Mitigating credit risk

  • Contractual mitigants
  • Securitization and credit derivatives
  • Exercise: Credit portfolio management in a global bank

Quantifying credit risk

  • Default probability
  • Loss given default (LGD) and recovery
  • Default correlation

Regulatory capital for credit risk

  • Standardized risk weights
  • Exposure at default methodologies
  • Internal rating based (IRB) approach
  • Exercise: Cost of credit

Counterparty Risk

Counterparty risk has grown in significance in recent years. It represents a combination of market and credit risk and is related mainly to OTC derivatives transactions. This section explains the nature of counterparty risk, risk mitigation and how regulatory capital methodologies for credit risk incorporate counterparty risk.

Defining counterparty risk

  • Settlement and pre-settlement (counterparty) risk
  • The derivatives market
  • Risk mitigants for counterparty risk

Quantifying counterparty credit exposure

  • Potential future exposure
  • Monte Carlo simulation and add-on approaches
  • Wrong-way risk

Regulatory capital for counterparty risk

  • Default risk and CVA capital charges
  • Current exposures and internal model methods
  • Changes in methodologies and impact of central clearing

Operational Risk

Operational risk was a new risk to be quantified under Basel II, and occurs throughout a bank’s business model. This section aims to explore some of the challenges that face banks in controlling, quantifying and allocating regulatory capital to operational risk.

Defining operational risk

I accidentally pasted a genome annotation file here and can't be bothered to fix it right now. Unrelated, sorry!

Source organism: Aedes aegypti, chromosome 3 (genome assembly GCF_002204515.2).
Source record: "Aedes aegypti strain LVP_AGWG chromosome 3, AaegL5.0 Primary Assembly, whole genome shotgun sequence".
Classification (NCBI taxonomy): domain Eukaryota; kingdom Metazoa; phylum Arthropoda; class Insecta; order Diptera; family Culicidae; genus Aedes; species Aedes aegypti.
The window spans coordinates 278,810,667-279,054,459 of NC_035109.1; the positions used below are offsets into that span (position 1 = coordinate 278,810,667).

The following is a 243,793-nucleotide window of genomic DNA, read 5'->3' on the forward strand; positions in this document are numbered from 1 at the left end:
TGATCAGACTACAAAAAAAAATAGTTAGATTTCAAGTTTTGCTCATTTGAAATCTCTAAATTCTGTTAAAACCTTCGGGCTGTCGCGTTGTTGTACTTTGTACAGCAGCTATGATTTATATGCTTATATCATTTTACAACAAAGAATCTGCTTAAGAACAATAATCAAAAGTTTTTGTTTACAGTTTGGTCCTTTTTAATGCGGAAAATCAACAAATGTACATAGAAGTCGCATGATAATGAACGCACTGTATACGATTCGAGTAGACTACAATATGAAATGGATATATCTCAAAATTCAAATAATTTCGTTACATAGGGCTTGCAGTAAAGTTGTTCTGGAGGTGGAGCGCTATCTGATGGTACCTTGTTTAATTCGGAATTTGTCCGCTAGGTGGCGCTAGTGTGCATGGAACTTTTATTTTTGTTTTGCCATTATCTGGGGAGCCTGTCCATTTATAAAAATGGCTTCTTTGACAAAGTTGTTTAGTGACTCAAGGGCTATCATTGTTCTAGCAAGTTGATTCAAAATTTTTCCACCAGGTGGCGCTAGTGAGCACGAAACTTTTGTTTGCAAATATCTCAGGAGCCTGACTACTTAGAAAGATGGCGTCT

• Sources, categorization and drivers of operational risk
  • Exercise: Operational risk examples
  • Causes of operational risk in a bank
  • Sarbanes-Oxley Act
  • Exercise: The London Whale

Regulatory capital for operational risk

  • Basic indicator approach
  • Standardized approach
  • Advanced measurement approach (AMA)

Modeling operational risk

  • Modeling loss frequency
  • Modeling loss severity

Liquidity Risk

Liquidity risk can be the most acute form of risk facing a financial institution at times of crisis as this is often the means by which providers of bank funding express dissatisfaction with management of other risks (e.g. credit risk). The aim of this section is to explore types of liquidity risk, how these risks are managed and the regulatory requirements faced by banks.

Nature of liquidity risk

  • Definition
  • Cause of liquidity risk in banks
  • Historical liquidity risk in problems

Liquidity Risk in Financial Institutions

  • Sources of liquidity in banks
  • Exercise: Bank funding sources
  • Nature of liquidity risk
  • Case study: Northern Rock Collapse

Liquidity risk regulation

  • Basel principles for the management and supervision of liquidity risk
  • Liquidity coverage ratio (LCR)
  • Net stable funding ration (NSFR)

Liquidity-adjusted VaR

  • Modeling liquidity risk
  • Liquidity loss and market risk VaR
  • Optimal liquidation period

About Fitch Learning

Fitch Learning

*With many businesses now working from home, we have introduced virtual learning so we can continue to deliver high quality training to the financial community as we accommodate this new way of working. Since 2003, Fitch Learning has been delivering...